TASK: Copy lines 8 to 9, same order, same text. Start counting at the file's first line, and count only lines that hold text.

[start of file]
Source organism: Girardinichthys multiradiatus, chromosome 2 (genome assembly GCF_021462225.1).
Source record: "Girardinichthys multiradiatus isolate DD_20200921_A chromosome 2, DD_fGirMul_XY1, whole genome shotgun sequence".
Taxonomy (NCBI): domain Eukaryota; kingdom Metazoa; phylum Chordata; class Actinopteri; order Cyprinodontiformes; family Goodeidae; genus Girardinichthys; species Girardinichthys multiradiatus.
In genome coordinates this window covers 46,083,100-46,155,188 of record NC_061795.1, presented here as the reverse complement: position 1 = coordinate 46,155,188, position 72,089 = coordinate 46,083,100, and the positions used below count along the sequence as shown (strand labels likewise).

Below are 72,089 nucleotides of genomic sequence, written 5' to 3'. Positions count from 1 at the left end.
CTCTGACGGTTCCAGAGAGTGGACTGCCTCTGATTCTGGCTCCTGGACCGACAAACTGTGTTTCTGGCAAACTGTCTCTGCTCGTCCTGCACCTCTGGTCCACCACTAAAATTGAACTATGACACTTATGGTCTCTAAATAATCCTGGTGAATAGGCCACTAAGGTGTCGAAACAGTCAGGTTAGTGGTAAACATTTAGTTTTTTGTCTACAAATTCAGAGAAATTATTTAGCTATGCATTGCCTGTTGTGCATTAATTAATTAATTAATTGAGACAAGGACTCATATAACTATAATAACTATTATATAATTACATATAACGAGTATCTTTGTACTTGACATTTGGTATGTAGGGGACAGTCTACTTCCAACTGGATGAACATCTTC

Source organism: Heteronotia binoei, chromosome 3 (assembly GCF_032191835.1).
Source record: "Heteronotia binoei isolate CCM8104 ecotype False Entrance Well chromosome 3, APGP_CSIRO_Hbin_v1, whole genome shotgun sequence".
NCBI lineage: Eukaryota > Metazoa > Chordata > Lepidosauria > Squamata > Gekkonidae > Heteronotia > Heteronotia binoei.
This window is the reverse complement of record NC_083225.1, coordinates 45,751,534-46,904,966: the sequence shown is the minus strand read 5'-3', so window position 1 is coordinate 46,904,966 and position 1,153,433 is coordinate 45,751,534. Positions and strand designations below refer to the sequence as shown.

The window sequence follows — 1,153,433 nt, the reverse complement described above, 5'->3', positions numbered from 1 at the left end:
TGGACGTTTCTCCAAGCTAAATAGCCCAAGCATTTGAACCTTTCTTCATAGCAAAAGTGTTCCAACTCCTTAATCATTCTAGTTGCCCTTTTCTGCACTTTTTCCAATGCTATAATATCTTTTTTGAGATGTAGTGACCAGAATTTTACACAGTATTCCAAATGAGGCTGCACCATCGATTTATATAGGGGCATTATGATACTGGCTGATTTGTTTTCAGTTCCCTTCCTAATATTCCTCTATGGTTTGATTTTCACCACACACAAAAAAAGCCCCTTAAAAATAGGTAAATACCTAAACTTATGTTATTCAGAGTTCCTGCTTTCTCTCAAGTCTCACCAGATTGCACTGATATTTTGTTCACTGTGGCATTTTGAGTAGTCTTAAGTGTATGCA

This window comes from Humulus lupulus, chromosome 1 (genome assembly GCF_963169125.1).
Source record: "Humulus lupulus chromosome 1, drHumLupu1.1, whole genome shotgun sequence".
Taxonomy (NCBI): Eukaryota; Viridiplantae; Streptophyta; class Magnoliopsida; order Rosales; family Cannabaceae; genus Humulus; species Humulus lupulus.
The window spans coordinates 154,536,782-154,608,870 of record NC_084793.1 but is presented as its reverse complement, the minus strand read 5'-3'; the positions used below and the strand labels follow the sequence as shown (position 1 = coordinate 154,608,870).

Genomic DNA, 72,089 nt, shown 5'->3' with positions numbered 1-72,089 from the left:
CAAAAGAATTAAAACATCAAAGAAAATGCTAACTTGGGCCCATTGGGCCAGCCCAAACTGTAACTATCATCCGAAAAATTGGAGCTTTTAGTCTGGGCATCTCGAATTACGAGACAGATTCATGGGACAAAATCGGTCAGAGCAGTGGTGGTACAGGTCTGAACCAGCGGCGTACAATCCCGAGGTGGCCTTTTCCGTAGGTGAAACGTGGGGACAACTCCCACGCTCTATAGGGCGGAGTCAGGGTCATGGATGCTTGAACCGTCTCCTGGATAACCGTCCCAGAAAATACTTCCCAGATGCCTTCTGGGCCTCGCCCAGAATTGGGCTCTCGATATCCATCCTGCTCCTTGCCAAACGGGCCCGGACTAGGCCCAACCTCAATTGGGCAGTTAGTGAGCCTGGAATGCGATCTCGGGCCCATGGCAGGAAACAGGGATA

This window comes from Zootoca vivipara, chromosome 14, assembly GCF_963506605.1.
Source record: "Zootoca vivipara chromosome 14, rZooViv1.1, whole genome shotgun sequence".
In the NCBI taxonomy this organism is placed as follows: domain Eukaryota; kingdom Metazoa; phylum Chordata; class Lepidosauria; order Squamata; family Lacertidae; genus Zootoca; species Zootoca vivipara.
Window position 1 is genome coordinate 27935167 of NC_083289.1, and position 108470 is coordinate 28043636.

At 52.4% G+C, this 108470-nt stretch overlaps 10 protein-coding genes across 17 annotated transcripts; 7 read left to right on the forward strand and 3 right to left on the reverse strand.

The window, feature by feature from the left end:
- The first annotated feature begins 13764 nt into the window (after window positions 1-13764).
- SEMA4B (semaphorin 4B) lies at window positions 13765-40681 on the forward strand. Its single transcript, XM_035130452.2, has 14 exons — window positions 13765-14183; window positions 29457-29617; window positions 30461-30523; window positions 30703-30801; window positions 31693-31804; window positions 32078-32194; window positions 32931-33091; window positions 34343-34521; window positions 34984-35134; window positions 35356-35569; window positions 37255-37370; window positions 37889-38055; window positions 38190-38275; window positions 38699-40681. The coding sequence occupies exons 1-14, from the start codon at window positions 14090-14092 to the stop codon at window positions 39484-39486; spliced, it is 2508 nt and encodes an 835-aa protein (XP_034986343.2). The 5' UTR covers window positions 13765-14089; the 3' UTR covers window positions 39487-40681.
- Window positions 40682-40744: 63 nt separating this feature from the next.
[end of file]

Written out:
Source record: "Heteronotia binoei isolate CCM8104 ecotype False Entrance Well chromosome 3, APGP_CSIRO_Hbin_v1, whole genome shotgun sequence".
NCBI lineage: Eukaryota > Metazoa > Chordata > Lepidosauria > Squamata > Gekkonidae > Heteronotia > Heteronotia binoei.